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When health care was simple

Posted: 01 Dec 2005 ?? ?Print Version ?Bookmark and Share

Keywords:insurance? frank burge? family? outsource?

I'm an only child and my parents were married 16 years before I was born. It turned out that I was a sickly kid, so my mother sought the best pediatrician in town. His office was a two-streetcar ride from home, but worth the trip.

Years later, after the pediatrician had worked his magic, my mom felt comfortable enough to have me passed on to the family doctor. As I recall, an office visit cost a few bucks and he made house calls. My parents paid cash and my guess is there was no insurance involved. The doc had a nurse, who also did the books, paid the bills and made the appointments in addition to her nursing duties. If you needed a prescription, you went to the corner drugstore to have it filled and paid cash. Simple system.

The sickly kid is now a fat, bald septuagenarian and has a family doctor and specialists for asthma, heart, acid reflux, osteoporosis and another specialist for a disease he tells me I don't have. I also have pills or inhalers for every disorder and need a memory gooser to make sure I take this stuff on schedule. I'm a pharmaceutical company's dream.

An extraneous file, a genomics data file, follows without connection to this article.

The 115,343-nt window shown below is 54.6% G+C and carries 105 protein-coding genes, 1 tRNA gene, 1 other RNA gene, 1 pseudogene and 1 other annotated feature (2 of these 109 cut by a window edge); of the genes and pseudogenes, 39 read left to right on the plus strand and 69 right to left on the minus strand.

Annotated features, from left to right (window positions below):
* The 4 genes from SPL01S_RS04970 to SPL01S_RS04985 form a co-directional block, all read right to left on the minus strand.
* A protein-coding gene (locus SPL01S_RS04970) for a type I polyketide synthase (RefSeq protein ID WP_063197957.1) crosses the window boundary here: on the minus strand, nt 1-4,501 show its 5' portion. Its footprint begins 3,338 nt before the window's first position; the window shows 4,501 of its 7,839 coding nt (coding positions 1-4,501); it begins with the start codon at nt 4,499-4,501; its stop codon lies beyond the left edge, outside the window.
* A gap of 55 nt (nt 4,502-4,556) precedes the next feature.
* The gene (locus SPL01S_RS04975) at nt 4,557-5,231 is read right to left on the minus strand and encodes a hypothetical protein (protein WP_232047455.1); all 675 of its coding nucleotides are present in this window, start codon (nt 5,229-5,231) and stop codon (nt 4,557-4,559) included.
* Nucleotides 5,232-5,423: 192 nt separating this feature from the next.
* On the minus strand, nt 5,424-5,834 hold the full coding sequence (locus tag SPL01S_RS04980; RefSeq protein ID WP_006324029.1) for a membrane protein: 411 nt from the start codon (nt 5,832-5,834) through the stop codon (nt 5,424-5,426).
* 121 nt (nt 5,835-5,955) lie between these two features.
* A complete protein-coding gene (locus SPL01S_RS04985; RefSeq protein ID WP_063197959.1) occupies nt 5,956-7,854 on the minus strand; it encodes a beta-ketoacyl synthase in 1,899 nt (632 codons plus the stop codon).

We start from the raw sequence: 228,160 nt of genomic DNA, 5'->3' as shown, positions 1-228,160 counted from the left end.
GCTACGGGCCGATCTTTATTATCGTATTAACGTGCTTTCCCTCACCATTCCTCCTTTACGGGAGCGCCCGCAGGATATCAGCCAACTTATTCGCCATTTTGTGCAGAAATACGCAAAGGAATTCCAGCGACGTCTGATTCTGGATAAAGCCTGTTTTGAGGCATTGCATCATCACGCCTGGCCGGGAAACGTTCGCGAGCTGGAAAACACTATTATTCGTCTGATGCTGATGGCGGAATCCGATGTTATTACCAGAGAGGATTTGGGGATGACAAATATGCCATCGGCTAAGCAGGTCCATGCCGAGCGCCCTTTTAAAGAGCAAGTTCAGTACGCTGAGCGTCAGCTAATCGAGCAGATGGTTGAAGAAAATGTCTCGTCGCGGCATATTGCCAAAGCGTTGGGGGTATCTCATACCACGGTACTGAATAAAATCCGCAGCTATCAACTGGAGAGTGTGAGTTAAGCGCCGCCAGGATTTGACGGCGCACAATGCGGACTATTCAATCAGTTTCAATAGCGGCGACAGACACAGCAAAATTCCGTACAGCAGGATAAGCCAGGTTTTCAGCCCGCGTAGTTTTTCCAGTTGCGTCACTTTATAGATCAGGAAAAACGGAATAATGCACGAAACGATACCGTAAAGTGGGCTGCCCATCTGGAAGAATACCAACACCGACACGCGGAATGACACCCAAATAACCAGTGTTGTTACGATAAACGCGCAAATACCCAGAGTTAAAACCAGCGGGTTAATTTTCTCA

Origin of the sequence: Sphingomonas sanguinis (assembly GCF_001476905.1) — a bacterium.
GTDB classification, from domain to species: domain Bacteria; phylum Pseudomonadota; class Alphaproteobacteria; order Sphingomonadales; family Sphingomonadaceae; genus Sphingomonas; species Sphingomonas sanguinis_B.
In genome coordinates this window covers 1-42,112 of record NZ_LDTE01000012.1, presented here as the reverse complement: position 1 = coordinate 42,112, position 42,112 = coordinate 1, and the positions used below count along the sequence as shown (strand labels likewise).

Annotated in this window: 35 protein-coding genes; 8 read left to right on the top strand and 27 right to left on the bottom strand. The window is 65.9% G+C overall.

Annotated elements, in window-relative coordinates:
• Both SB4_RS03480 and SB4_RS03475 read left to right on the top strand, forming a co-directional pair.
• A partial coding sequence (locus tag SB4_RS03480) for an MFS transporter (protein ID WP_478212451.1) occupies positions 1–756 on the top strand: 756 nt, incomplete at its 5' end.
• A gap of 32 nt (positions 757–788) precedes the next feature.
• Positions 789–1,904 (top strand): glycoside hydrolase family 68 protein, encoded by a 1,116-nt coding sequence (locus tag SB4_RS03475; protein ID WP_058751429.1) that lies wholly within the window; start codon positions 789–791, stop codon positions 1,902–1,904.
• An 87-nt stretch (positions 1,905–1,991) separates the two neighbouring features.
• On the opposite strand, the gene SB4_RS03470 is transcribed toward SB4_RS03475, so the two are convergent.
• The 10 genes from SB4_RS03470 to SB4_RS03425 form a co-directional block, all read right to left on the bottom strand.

Unlike my parents, I have company insurance and make my co-payment with a credit card. Later, I'll get a note from the insurance company telling me what it doesn't cover and I'll write a check to the doctor's outsourced billing service to cover the balance. The doc who handles the disease I don't have has two nurses and a receptionist, plus the outsourced billing service staffed with folks who spend their working day dealing with insurance companies. It's a complex system, but it keeps people employed and the insurance industry green.

When I was a youngster, there were some medical procedures that have since been banned. When I was 7, I had my tonsils zapped by X-rays. Fortunately, my thyroid still works. And I figure the asthma pills I took for years before being advised to toss them may have given me some of the ailments my specialists now treat.

But I will not live long enough to find out if the pills I'm now taking would have given me some other disease that would have funded a new specialty. Assuming the insurance companies agreed. Nutso indeed.

- Frank Burge
EE Times




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